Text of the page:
Martin Kingsley

Closing tax loopholes in Australia

A report commissioned by GetUp has found that Australia could generate up to $2.5 billion in revenue by limiting tax loopholes through using an Australian version of the ‘Buffet Rule.’

According to the Australia Taxation Office, 75 Australians who earned significantly over $1 million in a year paid virtually no tax, and each spent huge sums on tax avoidance schemes.

The Buffett Rule sets a minimum average rate of tax (approximately 35 per cent) for very high income earners which would limit exploitation of tax loopholes and deductions.

GetUp Budget Campaign Director Mark Connelly says the Australian Government should not be solely focused on cracking down on large companies and their exploitative methods of the Australian tax system. 

“Labor and Liberal alike are talking about cracking down on tax loopholes exploited by the most profitable companies,” he said.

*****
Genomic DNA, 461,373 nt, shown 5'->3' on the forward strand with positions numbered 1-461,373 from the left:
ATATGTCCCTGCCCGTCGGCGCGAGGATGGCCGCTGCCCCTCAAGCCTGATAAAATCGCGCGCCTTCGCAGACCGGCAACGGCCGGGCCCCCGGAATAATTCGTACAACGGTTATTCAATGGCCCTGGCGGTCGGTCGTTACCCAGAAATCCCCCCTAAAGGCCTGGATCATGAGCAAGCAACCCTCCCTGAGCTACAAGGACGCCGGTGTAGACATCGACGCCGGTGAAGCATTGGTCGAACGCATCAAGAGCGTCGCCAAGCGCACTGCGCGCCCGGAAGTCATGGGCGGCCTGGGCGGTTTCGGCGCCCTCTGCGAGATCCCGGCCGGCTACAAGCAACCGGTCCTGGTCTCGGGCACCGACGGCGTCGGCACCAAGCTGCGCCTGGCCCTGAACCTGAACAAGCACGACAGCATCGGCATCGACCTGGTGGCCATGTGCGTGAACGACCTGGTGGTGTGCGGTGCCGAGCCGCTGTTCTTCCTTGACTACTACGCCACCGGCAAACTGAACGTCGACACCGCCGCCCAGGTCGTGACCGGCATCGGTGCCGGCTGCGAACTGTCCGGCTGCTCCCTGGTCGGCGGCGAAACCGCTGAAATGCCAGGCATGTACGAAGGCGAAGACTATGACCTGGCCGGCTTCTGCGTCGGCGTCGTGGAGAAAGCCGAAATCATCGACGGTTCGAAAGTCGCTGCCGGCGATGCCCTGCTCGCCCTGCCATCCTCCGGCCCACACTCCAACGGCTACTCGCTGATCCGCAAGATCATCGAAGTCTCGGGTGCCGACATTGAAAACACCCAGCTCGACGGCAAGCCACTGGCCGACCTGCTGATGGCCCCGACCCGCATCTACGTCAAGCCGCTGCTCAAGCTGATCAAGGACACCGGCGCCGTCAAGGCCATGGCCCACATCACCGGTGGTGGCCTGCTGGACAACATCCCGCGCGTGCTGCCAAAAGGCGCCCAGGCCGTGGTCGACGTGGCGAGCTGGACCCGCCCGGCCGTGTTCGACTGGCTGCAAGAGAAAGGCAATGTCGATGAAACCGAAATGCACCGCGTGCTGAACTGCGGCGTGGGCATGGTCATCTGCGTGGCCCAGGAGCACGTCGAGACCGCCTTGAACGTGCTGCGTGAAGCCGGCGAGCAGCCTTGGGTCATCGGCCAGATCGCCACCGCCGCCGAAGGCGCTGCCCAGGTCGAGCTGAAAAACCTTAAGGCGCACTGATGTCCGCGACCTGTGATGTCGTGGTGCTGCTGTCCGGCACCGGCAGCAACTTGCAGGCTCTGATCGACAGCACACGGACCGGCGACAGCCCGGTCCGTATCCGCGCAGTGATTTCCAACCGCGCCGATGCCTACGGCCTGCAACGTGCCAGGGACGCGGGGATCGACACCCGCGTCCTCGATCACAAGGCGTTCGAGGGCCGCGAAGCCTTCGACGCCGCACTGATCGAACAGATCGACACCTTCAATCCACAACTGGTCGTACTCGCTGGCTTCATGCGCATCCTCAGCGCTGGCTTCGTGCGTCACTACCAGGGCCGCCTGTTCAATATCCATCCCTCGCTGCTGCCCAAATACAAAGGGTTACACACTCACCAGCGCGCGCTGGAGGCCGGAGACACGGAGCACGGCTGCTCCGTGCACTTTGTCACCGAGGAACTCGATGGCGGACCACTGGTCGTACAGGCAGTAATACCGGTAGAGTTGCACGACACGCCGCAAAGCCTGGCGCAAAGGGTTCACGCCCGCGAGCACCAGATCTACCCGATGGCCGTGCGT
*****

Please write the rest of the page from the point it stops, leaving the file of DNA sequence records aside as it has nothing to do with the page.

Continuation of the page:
“They need to do the same for the wealthiest one per cent, who aren’t paying their fair share.”

The policy would see the wealthiest one per cent (those making $300,000 or more per year) pay a minimum 35 per cent tax on their income, about what middle-income earners pay.

It would only apply to those who used tax avoidance measures to lower their tax rate below that threshold.

“Fixing the budget’s revenue problem is a brighter way to get Australia’s budget challenges under control than harsh austerity cuts to pensions, health and education.”

You can join the campaign with GetUp via their website www.getup.org.au.



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